August 5,1911

            Demopolis, Ala., Aug. 4 -A lynch mob unable to locate Richard Verge, negro, wanted in connection with the slaying of Vernon Tutt, a prominent planter of these parts, today lynched Verge's brother, Sam, instead.



August 15, 1911

            Coatesville, Pa., Aug. 14 -Zachariah Walker, a negro desperado, was carried on a cot from the hospital here last night and burned to a crisp by a frenzied mob of men and boys on a fire which they ignited about a half mile from town.
            Walker had been cornered in a cherry tree yesterday by a sheriff's posse which suspected him of the murder of Edgar Rice, a special policeman at the Worth Iron Mills.
            When he was cornered, Walker shot himself in the mouth, falling from the tree. The posse then brought him to the hospital.
            News of the murder of Rice, who was very popular among the people here, spread rapidly. There had been no other crimes committed in this neighborhood that had been blamed on negroes and talk of lynching fell on willing ears.
            The main street of Coatesville is usually filled with people from the surrounding towns Sunday nights and a crowd soon gathered at the hospital. As the crowd increased the talk of lynching spread and finally a masked man mounted the steps of the hospital and shouted:
            "Men of Coatesville, will you let a drunken negro do up such a white mans as Rice?"
            The orderly crowd was instantly transformed into a riotous mob. The attack on the hospital was then made. There wee only the superintendent, four nurses and a policeman in the institution at the time and a defense of the negro was impossible.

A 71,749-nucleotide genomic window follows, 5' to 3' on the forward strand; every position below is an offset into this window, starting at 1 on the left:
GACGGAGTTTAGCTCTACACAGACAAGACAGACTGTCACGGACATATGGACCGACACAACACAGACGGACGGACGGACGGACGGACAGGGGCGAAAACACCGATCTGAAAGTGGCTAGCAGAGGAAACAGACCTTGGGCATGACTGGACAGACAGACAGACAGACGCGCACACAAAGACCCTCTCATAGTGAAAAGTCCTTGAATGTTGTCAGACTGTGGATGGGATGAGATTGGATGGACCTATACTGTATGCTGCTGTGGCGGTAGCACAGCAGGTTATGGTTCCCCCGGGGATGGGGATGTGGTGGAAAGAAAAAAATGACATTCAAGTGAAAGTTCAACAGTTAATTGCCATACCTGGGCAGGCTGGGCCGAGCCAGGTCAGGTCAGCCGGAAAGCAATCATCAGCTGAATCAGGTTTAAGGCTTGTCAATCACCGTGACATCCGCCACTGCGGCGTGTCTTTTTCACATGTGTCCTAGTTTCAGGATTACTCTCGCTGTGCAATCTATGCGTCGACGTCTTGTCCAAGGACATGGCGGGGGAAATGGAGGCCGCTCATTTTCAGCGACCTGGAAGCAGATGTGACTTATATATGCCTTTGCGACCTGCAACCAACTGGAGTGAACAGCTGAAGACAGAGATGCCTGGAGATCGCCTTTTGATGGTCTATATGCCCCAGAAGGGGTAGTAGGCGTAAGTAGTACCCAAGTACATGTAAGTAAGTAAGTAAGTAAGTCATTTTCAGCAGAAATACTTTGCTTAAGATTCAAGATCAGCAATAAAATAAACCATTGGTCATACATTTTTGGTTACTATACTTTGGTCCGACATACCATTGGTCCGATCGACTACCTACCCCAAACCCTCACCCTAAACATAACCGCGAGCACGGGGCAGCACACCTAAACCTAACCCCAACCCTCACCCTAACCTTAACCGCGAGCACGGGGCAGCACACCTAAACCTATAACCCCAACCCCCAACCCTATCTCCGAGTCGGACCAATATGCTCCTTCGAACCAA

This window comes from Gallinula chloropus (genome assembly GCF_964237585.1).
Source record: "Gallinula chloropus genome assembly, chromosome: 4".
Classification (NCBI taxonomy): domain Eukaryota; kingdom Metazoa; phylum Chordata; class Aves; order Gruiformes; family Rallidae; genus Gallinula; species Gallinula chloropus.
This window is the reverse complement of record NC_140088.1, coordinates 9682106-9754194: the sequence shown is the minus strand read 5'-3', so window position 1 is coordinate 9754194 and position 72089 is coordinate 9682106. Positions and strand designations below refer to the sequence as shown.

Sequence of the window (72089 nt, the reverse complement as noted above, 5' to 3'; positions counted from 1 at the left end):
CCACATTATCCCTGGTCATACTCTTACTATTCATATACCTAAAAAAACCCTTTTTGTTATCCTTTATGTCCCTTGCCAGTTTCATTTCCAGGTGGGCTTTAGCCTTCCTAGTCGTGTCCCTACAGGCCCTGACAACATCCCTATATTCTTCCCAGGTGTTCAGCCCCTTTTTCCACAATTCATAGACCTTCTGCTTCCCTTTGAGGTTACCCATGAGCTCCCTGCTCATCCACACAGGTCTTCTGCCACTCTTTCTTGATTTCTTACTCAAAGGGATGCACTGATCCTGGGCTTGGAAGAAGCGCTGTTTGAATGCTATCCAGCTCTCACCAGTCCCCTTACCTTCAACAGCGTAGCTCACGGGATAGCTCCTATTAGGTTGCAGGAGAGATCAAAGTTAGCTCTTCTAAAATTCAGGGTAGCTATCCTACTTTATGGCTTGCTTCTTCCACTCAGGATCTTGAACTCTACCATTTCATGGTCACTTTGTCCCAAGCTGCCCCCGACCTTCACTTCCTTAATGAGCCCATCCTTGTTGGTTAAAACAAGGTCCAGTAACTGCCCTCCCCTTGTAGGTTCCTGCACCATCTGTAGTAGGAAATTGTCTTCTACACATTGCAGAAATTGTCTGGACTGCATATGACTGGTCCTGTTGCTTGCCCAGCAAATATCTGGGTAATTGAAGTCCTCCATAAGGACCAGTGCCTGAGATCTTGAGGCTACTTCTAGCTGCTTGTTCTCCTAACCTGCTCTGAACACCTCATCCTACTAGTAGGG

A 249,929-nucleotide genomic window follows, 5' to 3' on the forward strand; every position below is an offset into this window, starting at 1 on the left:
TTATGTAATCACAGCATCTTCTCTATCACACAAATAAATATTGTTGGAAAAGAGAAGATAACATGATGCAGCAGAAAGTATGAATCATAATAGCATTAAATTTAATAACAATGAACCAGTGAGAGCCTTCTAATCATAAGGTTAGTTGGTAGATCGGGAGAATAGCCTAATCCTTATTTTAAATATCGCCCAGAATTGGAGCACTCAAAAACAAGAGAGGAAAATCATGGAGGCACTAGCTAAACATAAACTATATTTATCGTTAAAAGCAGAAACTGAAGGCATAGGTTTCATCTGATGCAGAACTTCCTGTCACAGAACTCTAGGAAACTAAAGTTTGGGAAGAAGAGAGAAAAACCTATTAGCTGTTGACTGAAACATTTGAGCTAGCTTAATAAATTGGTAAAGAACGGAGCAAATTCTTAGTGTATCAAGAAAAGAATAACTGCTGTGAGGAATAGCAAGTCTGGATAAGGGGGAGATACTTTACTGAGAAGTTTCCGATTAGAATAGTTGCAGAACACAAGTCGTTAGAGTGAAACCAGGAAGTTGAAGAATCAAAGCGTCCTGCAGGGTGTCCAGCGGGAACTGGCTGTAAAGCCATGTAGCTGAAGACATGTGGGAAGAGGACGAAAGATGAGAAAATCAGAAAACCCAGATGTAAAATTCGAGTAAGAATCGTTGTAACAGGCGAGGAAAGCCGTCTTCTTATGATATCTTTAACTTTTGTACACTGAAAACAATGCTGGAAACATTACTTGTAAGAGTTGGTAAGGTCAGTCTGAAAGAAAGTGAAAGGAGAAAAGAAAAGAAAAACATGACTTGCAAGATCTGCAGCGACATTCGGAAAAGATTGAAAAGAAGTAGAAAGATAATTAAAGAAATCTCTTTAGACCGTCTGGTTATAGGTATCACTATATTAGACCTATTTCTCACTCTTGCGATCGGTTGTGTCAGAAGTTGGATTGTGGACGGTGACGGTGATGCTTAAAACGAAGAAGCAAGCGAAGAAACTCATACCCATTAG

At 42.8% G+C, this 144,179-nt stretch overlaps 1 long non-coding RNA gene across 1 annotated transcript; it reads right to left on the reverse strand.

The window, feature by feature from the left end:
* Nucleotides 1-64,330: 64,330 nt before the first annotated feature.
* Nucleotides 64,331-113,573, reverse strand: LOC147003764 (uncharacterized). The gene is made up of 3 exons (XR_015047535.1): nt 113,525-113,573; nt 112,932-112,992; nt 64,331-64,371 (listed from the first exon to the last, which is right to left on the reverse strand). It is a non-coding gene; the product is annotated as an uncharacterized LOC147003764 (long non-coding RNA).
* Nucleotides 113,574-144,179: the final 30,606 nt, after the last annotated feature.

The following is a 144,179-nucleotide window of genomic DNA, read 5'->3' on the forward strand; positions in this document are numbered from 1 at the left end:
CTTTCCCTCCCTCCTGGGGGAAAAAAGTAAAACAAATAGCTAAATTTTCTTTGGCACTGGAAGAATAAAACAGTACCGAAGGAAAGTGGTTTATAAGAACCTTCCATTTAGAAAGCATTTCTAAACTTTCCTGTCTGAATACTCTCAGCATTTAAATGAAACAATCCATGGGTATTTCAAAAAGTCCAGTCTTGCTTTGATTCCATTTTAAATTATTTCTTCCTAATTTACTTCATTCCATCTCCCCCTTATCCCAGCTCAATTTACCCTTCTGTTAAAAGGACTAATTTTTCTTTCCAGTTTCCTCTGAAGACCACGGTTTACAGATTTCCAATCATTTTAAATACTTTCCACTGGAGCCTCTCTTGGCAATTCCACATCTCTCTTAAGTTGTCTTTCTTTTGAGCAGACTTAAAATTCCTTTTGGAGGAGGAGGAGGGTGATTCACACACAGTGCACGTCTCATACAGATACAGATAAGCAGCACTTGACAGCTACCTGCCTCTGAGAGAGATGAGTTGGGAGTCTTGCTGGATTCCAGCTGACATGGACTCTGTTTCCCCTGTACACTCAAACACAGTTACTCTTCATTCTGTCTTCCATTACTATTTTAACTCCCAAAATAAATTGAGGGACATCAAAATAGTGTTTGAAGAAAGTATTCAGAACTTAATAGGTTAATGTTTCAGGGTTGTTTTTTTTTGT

The crowd swarmed into the place through smashed doors and windows and before most of the mob knew it, the wounded and frightened negro was being taken out of the building screaming piteously. Still lying on the cot, he was carried through the streets and out of the city to the Newland farm.
            He had been tied to the bed with ropes and as the crowd tore fence rails and gathered wood and other inflammables, Walker writhed on his cot and tugged at his bonds, but could not free himself.
            All the leaders in the crowd wore masks made of handkerchiefs tied around their faces up to the eyes. The carried on their work quickly and after piling up the rubbish place the cot, with its shuddering victim on it, over the pile.
            A dozen matches, it seemed, were simultaneously applied to the pyre and in an instant the negro was enveloped in the flames. The fire burned the ropes that held him and he made a dash for liberty. Walker reached a fence and was about to climb it when stalwart hands seized him and dragged him back to this funeral pyre.
            As he was thrust back into the flames, he shrieked, "Don't give me a crooked deal because I ain't white."